Many Artichoke projects tend to focus on Georgian and Victorian period country houses, with the occasional sojourn to the later Edwardian or to earlier Jacobean and Elizabethan periods. It is fascinating to see how styles of architecture and interior detailing evolve through the English country house. The entire post Norman history is deeply illustrated through architecture.
One architectural style we find particularly enchanting is the Elizabethan country house. Our first major country house project, over 20 years ago, was Parnham House in Dorset, one of Britain’s finest examples of Elizabethan architecture. We were commissioned by the owners to design various rooms including both kitchens, a private dressing room and a minstrell’s gallery, all made in our workshops in Somerset. With great sadness, the house was extensively damaged by fire in 2018 and it is now on the market.
Elizabethan Country House Architecture
The Elizabethan period (1560-1600) was a period of design transition in architecture. England’s understanding of the Italian Renaissance was just coming to the forefront, spurned on by Henry VIII’s numerous contacts with Italy before breaking with Rome. When Elizabeth took up her reign, the country’s economy started to improve following years of recklessness from Henry. A focus back into farming created more money for wider groups of people across England, and a domestic building boom began. Many smaller houses were built and many larger manors were created, often through remodelling of earlier Tudor or Medieval homes.
An early introduction to Italian Renaissance architecture was fused with England’s already well established Gothic architecture, alongside a little Dutch influence. This opulent mixture was brilliantly interpreted by English craftsmen who elevated this new hybrid style to stunning levels of romantic architectural detailing.
Houses were typically symmetrical with long galleries and formal gardens, often laid out in an ‘E’ pattern. The medieval hall was replaced in importance by the long gallery which became the focus for family life alongside other living areas off the gallery. Key decorative characteristics included large mullioned windows with square heads and ornamental strap work (both internal and external), a detail originating in Italy via Islamic ornament. Extensive use of rectangular timber oak panelling was also prevalent, often made even richer with the use of carved strap work ornament. Combined with ornate plaster work ceilings and carved overmantels, the affect was striking and powerful.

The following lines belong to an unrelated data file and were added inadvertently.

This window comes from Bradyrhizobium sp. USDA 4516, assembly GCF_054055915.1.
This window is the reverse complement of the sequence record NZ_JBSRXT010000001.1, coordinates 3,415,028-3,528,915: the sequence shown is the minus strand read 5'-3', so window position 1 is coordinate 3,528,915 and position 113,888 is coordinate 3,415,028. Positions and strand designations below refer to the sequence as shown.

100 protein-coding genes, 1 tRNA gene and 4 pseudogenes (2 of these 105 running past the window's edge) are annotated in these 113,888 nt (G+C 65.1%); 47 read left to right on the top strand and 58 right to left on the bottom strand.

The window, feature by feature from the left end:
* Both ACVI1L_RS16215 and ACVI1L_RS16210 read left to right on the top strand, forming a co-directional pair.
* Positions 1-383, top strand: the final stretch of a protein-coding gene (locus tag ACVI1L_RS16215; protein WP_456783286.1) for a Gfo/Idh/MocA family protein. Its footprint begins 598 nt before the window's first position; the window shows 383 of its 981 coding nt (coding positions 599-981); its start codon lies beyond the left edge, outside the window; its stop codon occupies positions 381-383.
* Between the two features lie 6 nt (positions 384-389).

Creating a Design Backstory
This kaleidoscope of detail presents a challenge to joinery designers like Artichoke. It is difficult to compete with it. In the Elizabethan era, domesticity as we know it today, simply didn’t exist.
For Parnham House we created a strategy, giving the furniture we designed the backstory of an Edwardian interior facelift. The kitchen design took on detail from the medieval and Tudor periods, albeit with a Edwardian twist. This approach was heavily influenced by Edwin Lutyens who took a similar approach with many of his buildings which are often Edwardian takes of medieval architecture.
The backstory is a great way to contextualise and harmonise design in an imposing period building, particularly pre Georgian designs, where domestic rooms didn’t exist. A backstory gives design a single direction, ensuring the end result is sympathetic, elegant and above all for an Elizabethan house, deferent.
To discuss your project with Artichoke, email us at firstname.lastname@example.org